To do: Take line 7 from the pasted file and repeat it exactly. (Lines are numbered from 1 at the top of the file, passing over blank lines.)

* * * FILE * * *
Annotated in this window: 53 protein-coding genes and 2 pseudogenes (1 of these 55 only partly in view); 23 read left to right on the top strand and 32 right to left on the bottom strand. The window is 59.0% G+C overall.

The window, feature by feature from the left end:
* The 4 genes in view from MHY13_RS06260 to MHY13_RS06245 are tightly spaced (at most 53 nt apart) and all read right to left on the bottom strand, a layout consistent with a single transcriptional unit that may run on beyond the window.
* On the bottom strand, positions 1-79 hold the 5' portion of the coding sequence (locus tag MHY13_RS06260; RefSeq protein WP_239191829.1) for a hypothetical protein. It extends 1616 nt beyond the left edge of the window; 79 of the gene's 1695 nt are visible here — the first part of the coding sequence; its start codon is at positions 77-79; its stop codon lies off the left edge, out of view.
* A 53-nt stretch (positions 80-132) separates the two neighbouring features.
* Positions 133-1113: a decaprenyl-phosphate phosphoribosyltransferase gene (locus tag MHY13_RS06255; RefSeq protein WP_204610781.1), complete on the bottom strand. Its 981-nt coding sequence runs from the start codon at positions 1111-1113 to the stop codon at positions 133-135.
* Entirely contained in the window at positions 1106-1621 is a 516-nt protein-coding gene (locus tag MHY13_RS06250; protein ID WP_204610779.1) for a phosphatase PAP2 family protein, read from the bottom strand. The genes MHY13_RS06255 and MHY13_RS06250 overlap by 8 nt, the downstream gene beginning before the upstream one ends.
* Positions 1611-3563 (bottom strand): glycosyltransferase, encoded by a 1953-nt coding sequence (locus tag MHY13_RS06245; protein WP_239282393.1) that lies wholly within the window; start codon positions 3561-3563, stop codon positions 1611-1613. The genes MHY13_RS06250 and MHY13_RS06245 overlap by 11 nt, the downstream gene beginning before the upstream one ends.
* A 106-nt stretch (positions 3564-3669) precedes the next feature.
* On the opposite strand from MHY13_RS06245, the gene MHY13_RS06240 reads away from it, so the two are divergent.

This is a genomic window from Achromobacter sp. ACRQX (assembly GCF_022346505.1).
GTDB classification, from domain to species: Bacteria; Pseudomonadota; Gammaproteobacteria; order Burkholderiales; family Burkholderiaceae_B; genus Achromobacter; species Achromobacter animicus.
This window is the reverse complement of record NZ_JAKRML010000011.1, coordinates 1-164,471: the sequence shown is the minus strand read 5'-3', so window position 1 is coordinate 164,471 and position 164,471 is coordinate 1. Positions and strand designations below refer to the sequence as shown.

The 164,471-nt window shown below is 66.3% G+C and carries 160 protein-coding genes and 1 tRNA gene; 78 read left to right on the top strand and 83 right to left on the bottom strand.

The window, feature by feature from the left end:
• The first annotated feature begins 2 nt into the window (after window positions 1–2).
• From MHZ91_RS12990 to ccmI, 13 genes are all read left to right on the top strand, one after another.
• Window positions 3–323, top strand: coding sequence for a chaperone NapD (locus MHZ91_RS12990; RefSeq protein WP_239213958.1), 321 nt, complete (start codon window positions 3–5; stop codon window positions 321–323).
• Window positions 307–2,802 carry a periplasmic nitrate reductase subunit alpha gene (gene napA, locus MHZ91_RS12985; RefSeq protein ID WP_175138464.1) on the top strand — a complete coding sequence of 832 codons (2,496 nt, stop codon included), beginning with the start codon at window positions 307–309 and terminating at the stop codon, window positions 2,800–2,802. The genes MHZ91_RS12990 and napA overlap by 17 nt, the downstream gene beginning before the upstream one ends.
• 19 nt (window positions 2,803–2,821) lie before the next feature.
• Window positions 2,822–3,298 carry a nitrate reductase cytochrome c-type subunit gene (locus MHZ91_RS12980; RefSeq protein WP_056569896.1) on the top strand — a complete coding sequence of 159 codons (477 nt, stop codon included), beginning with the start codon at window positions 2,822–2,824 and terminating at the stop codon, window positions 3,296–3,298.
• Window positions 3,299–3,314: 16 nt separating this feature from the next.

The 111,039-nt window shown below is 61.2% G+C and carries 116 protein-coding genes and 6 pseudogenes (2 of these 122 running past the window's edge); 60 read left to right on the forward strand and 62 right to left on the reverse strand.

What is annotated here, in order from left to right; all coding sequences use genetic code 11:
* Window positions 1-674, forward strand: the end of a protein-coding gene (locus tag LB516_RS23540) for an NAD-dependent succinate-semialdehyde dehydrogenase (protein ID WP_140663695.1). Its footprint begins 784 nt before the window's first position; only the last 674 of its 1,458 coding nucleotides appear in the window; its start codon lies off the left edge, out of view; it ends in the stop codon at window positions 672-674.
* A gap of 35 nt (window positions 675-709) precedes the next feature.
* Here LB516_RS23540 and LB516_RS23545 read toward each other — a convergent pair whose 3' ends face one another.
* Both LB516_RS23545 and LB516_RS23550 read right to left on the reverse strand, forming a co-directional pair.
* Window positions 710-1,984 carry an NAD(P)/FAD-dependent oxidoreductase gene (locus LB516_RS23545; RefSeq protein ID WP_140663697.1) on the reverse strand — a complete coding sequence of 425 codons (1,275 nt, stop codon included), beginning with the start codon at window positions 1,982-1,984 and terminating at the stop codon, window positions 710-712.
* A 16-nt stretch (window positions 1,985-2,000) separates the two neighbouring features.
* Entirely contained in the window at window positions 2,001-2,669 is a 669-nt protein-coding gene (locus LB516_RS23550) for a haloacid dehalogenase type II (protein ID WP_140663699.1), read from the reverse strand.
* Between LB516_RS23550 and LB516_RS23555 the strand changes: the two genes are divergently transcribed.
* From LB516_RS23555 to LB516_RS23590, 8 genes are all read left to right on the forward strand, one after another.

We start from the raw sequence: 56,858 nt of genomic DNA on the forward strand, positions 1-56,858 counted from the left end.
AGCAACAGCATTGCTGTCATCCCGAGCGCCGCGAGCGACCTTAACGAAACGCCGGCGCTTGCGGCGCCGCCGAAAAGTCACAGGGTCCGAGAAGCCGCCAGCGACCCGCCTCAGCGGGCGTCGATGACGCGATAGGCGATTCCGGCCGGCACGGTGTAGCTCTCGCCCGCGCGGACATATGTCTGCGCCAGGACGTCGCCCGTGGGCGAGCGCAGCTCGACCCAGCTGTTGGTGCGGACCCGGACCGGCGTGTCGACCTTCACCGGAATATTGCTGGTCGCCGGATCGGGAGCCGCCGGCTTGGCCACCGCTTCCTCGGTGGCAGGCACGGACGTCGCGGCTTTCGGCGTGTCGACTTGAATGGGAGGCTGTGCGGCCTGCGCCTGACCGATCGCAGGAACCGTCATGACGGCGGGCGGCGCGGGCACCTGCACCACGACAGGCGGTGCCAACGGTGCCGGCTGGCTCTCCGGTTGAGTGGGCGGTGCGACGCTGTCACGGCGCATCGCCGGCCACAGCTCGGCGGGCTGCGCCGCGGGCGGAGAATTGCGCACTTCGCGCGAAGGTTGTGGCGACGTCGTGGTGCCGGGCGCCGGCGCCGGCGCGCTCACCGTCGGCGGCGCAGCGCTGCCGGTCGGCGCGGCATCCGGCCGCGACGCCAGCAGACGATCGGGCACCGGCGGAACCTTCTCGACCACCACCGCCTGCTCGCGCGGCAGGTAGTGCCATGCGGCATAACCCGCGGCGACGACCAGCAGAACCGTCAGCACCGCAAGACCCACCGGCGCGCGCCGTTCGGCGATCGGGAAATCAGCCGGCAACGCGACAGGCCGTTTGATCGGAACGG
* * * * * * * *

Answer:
* Entirely contained in the window at positions 1106-1621 is a 516-nt protein-coding gene (locus tag MHY13_RS06250; protein ID WP_204610779.1) for a phosphatase PAP2 family protein, read from the bottom strand. The genes MHY13_RS06255 and MHY13_RS06250 overlap by 8 nt, the downstream gene beginning before the upstream one ends.